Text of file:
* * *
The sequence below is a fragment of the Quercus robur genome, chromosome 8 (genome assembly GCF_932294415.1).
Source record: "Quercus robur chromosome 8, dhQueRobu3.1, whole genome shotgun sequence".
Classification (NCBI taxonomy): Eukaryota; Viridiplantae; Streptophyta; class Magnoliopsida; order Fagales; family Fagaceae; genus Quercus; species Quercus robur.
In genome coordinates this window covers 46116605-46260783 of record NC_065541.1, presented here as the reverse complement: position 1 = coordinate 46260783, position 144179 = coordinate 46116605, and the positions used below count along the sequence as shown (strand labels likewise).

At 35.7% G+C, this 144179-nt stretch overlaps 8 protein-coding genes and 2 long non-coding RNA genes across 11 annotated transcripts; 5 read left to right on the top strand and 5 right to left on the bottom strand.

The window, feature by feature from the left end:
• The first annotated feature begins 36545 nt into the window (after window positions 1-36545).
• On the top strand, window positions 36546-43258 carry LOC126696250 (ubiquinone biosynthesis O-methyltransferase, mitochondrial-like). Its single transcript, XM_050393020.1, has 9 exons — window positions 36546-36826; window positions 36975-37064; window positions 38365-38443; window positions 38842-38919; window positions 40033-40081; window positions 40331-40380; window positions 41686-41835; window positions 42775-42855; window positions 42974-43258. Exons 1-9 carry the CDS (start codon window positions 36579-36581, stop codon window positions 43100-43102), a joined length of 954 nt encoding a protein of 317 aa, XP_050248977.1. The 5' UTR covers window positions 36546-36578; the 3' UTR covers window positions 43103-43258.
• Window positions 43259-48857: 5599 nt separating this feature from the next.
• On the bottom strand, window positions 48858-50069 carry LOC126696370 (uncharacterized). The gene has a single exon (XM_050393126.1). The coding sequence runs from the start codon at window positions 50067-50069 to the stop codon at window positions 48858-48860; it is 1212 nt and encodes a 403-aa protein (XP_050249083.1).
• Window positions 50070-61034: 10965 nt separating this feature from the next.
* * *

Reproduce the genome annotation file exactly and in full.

The sequence below is a fragment of the Quercus robur genome, chromosome 8 (genome assembly GCF_932294415.1).
Source record: "Quercus robur chromosome 8, dhQueRobu3.1, whole genome shotgun sequence".
Classification (NCBI taxonomy): Eukaryota; Viridiplantae; Streptophyta; class Magnoliopsida; order Fagales; family Fagaceae; genus Quercus; species Quercus robur.
In genome coordinates this window covers 46116605-46260783 of record NC_065541.1, presented here as the reverse complement: position 1 = coordinate 46260783, position 144179 = coordinate 46116605, and the positions used below count along the sequence as shown (strand labels likewise).

At 35.7% G+C, this 144179-nt stretch overlaps 8 protein-coding genes and 2 long non-coding RNA genes across 11 annotated transcripts; 5 read left to right on the top strand and 5 right to left on the bottom strand.

The window, feature by feature from the left end:
• The first annotated feature begins 36545 nt into the window (after window positions 1-36545).
• On the top strand, window positions 36546-43258 carry LOC126696250 (ubiquinone biosynthesis O-methyltransferase, mitochondrial-like). Its single transcript, XM_050393020.1, has 9 exons — window positions 36546-36826; window positions 36975-37064; window positions 38365-38443; window positions 38842-38919; window positions 40033-40081; window positions 40331-40380; window positions 41686-41835; window positions 42775-42855; window positions 42974-43258. Exons 1-9 carry the CDS (start codon window positions 36579-36581, stop codon window positions 43100-43102), a joined length of 954 nt encoding a protein of 317 aa, XP_050248977.1. The 5' UTR covers window positions 36546-36578; the 3' UTR covers window positions 43103-43258.
• Window positions 43259-48857: 5599 nt separating this feature from the next.
• On the bottom strand, window positions 48858-50069 carry LOC126696370 (uncharacterized). The gene has a single exon (XM_050393126.1). The coding sequence runs from the start codon at window positions 50067-50069 to the stop codon at window positions 48858-48860; it is 1212 nt and encodes a 403-aa protein (XP_050249083.1).
• Window positions 50070-61034: 10965 nt separating this feature from the next.